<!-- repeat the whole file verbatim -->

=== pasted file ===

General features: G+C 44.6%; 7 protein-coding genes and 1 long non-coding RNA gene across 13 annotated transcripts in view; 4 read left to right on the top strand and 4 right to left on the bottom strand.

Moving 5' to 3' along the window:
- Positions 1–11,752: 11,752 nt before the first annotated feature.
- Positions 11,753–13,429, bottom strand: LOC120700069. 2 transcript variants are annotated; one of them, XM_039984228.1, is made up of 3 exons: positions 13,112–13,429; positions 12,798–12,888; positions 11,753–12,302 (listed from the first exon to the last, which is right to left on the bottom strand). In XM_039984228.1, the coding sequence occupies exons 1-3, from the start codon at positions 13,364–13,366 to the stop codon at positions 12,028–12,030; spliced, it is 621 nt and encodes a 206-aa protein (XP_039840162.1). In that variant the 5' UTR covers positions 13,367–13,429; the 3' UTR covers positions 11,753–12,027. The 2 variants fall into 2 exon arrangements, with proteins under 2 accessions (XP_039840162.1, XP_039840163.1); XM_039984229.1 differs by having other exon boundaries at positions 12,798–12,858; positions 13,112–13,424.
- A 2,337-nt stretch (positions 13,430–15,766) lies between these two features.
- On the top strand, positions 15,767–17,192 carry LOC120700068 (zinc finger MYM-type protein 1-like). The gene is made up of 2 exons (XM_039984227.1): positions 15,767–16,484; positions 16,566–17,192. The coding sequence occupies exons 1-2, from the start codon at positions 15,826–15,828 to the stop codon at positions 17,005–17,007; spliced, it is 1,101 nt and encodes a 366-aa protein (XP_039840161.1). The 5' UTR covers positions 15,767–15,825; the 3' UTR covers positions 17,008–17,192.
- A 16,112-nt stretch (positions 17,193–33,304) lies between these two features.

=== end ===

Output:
General features: G+C 44.6%; 7 protein-coding genes and 1 long non-coding RNA gene across 13 annotated transcripts in view; 4 read left to right on the top strand and 4 right to left on the bottom strand.

Moving 5' to 3' along the window:
- Positions 1–11,752: 11,752 nt before the first annotated feature.
- Positions 11,753–13,429, bottom strand: LOC120700069. 2 transcript variants are annotated; one of them, XM_039984228.1, is made up of 3 exons: positions 13,112–13,429; positions 12,798–12,888; positions 11,753–12,302 (listed from the first exon to the last, which is right to left on the bottom strand). In XM_039984228.1, the coding sequence occupies exons 1-3, from the start codon at positions 13,364–13,366 to the stop codon at positions 12,028–12,030; spliced, it is 621 nt and encodes a 206-aa protein (XP_039840162.1). In that variant the 5' UTR covers positions 13,367–13,429; the 3' UTR covers positions 11,753–12,027. The 2 variants fall into 2 exon arrangements, with proteins under 2 accessions (XP_039840162.1, XP_039840163.1); XM_039984229.1 differs by having other exon boundaries at positions 12,798–12,858; positions 13,112–13,424.
- A 2,337-nt stretch (positions 13,430–15,766) lies between these two features.
- On the top strand, positions 15,767–17,192 carry LOC120700068 (zinc finger MYM-type protein 1-like). The gene is made up of 2 exons (XM_039984227.1): positions 15,767–16,484; positions 16,566–17,192. The coding sequence occupies exons 1-2, from the start codon at positions 15,826–15,828 to the stop codon at positions 17,005–17,007; spliced, it is 1,101 nt and encodes a 366-aa protein (XP_039840161.1). The 5' UTR covers positions 15,767–15,825; the 3' UTR covers positions 17,008–17,192.
- A 16,112-nt stretch (positions 17,193–33,304) lies between these two features.